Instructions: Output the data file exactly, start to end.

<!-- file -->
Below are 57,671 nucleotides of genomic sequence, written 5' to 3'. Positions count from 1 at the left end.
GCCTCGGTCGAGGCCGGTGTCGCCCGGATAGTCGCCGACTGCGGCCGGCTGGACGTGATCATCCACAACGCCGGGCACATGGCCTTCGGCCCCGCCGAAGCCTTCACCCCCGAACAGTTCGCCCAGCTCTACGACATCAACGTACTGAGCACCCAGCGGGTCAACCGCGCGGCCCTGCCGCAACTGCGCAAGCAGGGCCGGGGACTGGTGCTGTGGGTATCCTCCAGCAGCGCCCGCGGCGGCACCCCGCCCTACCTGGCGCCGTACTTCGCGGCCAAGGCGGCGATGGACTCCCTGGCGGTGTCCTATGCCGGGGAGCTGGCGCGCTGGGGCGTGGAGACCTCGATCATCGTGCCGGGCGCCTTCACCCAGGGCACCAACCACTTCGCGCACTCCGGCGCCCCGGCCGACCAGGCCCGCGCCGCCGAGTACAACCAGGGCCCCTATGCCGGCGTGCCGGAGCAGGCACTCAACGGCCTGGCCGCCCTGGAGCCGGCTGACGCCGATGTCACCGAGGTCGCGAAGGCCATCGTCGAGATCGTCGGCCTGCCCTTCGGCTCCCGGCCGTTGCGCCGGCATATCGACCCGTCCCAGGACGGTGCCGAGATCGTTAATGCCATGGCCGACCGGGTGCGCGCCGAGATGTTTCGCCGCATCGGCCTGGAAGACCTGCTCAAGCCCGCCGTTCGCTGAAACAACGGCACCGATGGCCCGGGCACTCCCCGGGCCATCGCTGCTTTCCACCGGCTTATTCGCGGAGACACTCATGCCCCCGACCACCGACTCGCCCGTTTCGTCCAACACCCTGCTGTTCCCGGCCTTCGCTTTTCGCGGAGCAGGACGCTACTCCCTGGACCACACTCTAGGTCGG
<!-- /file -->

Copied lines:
Below are 57,671 nucleotides of genomic sequence, written 5' to 3'. Positions count from 1 at the left end.
GCCTCGGTCGAGGCCGGTGTCGCCCGGATAGTCGCCGACTGCGGCCGGCTGGACGTGATCATCCACAACGCCGGGCACATGGCCTTCGGCCCCGCCGAAGCCTTCACCCCCGAACAGTTCGCCCAGCTCTACGACATCAACGTACTGAGCACCCAGCGGGTCAACCGCGCGGCCCTGCCGCAACTGCGCAAGCAGGGCCGGGGACTGGTGCTGTGGGTATCCTCCAGCAGCGCCCGCGGCGGCACCCCGCCCTACCTGGCGCCGTACTTCGCGGCCAAGGCGGCGATGGACTCCCTGGCGGTGTCCTATGCCGGGGAGCTGGCGCGCTGGGGCGTGGAGACCTCGATCATCGTGCCGGGCGCCTTCACCCAGGGCACCAACCACTTCGCGCACTCCGGCGCCCCGGCCGACCAGGCCCGCGCCGCCGAGTACAACCAGGGCCCCTATGCCGGCGTGCCGGAGCAGGCACTCAACGGCCTGGCCGCCCTGGAGCCGGCTGACGCCGATGTCACCGAGGTCGCGAAGGCCATCGTCGAGATCGTCGGCCTGCCCTTCGGCTCCCGGCCGTTGCGCCGGCATATCGACCCGTCCCAGGACGGTGCCGAGATCGTTAATGCCATGGCCGACCGGGTGCGCGCCGAGATGTTTCGCCGCATCGGCCTGGAAGACCTGCTCAAGCCCGCCGTTCGCTGAAACAACGGCACCGATGGCCCGGGCACTCCCCGGGCCATCGCTGCTTTCCACCGGCTTATTCGCGGAGACACTCATGCCCCCGACCACCGACTCGCCCGTTTCGTCCAACACCCTGCTGTTCCCGGCCTTCGCTTTTCGCGGAGCAGGACGCTACTCCCTGGACCACACTCTAGGTCGG